The whole Cursed system at the center of Jujutsu Kaisenis a fascinating world for an anime to develop. However, it’s not for the faint of heart. Audiences are drawn to Jujutsu Kaisen because of its edge and frightening sensibilities, but not every shonen fan can handle horror.

5/10 JoJo’s Bizarre Adventure Loses Consistency Through Its Constant Reinventions

Hirohiko Araki’s JoJo’s Bizarre Adventure has kept audiences entertained for more than three decades and a major factor in the shonen series’ success is its fearlessness in mixing up its formula. The broader strokes of JoJo’s Bizarre Adventure remain the same, but each new story saga follows a new member of the legendary Joestar bloodline through different periods of history.

Some fans miss the earliest days of the series with Jonathan and Joseph Joestar, but many actually prefer the stylistic and genre shifts that occur later on in the series’ run. Then again, all of these intrusive changes have also kept some people away from JoJo’s.

4/10 Gintama’s Lengthy Run & Chaotic Comedy Don’t Always Connect

Gintama is a delight for the senses that turns a redemptive shonen series into an uproarious self-aware parody where nothing is off limits. Gintoki and the rest of his put-upon Odd Jobs Crew are happy to just make enough money to pay off their rent.

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However, an adventure of apocalyptic proportions slowly plays out that’s as emotionally cathartic as it is hilarious. It’s hard to imagine Gintama‘s playful and carefree sense of humor not working for someone, but comedy is subjective and the anime’s tone and pacing aren’t to everyone’s tastes.

3/10 Demon Slayer: Kimetsu No Yaiba’s Stunning Visuals Will Leave Others Cold

Demon Slayer: Kimetsu no Yaiba is another new series that’s completely captured the interests of shonen fans. There’s nothing especially remarkable about Demon Slayer, which follows Tanjiro as he sets out to refine his demon slaying skills in a bid to save his transformed sister, Nezuko.

Entertaining character development and a slew of uniquely exciting villains are both assets for Demon Slayer, but it’s the immaculate animation and battle choreography that creates the most fervor in the fandom. Stunning visuals aren’t enough to win everyone over and those that require more will ultimately be left unimpressed through the concessions made in Demon Slayer.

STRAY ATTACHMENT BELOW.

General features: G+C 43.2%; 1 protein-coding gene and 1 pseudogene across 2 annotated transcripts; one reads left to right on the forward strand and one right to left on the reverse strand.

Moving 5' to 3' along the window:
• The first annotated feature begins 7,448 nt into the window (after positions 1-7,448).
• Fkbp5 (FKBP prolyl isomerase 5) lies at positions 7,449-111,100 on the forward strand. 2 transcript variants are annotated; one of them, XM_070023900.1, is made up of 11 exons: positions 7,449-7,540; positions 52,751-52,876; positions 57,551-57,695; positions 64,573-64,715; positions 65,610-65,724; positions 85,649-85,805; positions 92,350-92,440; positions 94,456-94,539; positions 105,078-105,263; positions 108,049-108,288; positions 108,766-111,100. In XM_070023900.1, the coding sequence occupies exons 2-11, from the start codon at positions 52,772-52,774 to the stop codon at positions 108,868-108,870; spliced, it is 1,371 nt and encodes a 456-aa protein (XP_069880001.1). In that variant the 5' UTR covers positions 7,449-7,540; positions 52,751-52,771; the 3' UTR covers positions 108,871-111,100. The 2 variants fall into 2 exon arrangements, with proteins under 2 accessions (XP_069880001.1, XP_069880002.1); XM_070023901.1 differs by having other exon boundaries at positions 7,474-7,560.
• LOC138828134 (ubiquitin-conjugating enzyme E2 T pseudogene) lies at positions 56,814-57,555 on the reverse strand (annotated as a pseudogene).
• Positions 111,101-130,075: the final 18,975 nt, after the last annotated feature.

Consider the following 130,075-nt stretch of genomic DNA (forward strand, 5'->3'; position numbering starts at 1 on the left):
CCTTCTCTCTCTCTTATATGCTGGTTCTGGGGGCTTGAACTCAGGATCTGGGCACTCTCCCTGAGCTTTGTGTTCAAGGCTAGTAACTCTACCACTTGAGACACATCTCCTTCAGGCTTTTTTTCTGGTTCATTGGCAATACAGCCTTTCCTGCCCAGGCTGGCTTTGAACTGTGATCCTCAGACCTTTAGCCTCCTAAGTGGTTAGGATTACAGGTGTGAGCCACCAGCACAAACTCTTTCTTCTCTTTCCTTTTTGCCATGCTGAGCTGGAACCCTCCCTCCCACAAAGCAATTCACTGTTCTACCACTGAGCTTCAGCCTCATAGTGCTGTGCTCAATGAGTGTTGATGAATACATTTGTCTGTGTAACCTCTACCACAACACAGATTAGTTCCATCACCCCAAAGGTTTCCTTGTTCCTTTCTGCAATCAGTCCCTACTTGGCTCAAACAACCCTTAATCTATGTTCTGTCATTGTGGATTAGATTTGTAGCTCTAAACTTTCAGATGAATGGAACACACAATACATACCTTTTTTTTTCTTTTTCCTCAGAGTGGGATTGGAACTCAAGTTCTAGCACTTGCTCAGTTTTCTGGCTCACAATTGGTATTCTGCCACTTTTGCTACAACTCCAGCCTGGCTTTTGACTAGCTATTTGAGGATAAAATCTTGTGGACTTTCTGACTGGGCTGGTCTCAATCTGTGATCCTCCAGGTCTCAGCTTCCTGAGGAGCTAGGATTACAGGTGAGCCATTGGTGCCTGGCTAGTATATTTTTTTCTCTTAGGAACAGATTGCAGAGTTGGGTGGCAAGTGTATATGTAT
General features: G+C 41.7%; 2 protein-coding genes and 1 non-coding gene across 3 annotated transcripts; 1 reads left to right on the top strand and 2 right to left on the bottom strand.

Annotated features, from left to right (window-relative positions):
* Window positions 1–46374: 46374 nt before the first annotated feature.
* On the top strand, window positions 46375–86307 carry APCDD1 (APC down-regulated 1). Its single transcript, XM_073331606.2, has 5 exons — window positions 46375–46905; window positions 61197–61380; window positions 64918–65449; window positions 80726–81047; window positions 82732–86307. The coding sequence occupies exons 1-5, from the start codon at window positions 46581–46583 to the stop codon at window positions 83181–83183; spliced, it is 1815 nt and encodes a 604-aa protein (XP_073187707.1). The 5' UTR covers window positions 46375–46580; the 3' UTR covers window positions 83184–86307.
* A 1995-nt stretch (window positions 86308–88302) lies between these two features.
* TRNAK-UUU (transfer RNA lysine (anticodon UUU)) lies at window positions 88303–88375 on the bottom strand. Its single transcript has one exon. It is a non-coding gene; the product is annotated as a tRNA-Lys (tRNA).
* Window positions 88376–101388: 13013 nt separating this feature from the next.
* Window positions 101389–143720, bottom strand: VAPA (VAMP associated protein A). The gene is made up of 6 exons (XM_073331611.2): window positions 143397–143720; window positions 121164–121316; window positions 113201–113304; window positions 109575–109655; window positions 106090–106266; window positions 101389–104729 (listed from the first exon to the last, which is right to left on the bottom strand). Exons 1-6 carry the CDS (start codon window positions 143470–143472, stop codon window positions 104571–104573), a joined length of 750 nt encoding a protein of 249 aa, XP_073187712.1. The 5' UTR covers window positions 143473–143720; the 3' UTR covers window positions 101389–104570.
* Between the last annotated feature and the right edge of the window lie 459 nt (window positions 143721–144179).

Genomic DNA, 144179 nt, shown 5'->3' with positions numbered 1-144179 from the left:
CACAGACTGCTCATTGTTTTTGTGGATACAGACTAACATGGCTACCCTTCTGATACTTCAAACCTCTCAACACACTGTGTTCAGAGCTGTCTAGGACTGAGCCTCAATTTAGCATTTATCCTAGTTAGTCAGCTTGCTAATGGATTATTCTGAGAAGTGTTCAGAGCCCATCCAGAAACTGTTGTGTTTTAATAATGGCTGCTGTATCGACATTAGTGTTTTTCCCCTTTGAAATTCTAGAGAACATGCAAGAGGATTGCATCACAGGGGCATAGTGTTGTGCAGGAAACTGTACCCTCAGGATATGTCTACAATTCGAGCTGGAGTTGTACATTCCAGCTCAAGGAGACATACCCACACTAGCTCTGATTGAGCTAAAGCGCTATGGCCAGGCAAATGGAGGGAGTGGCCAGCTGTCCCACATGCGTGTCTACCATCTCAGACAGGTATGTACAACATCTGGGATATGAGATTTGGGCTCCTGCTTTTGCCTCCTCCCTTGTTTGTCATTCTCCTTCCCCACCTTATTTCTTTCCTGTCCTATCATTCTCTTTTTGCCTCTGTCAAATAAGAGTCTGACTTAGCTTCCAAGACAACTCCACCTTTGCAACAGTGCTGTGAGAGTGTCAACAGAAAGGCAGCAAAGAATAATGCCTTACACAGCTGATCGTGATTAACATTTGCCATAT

2/10 Death Note’s Dark Themes Are Too Much For Some To Bear

A lot of anime transform into compelling power fantasies, but Death Note is one of the darker meditations on the corruptive nature of power. Light Yagami blossoms into a true villain after he acquires the titular Death Note and learns of its fatal powers. The simplicity of Death Note‘s premise makes it an easy watch, plus its engaging cat-and-mouse dynamic between Light and detective L is consistently gripping.

Death Note hits the ground running, but there are seriously diminishing returns in its second season that have kept away some audiences. Additionally, its nihilistic tone and Light’s callous actions are too disturbing for some to regularly watch.

1/10 Dragon Ball’s Reassuring Tropes & Formulaic Plotting Wear Thin For Some

​​​​​​​Akira Toriyama’s Dragon Ball is viewed as the signature modern shonen series and even those who have never seen an episode are likely aware of its exaggerated displays of aggression and explosive transformations. Dragon Ball has inspired countless other shonen series through its repetitive formula and combat strategies and the series’ triumphs are easier to recognize in a broader sense than on an episode-by-episode basis.

Dragon Ball‘s legacy is still intact, but there are more than 500 episodes and two-dozen movies across the growing franchise. It’s a lot to endure for someone who isn’t quickly on board.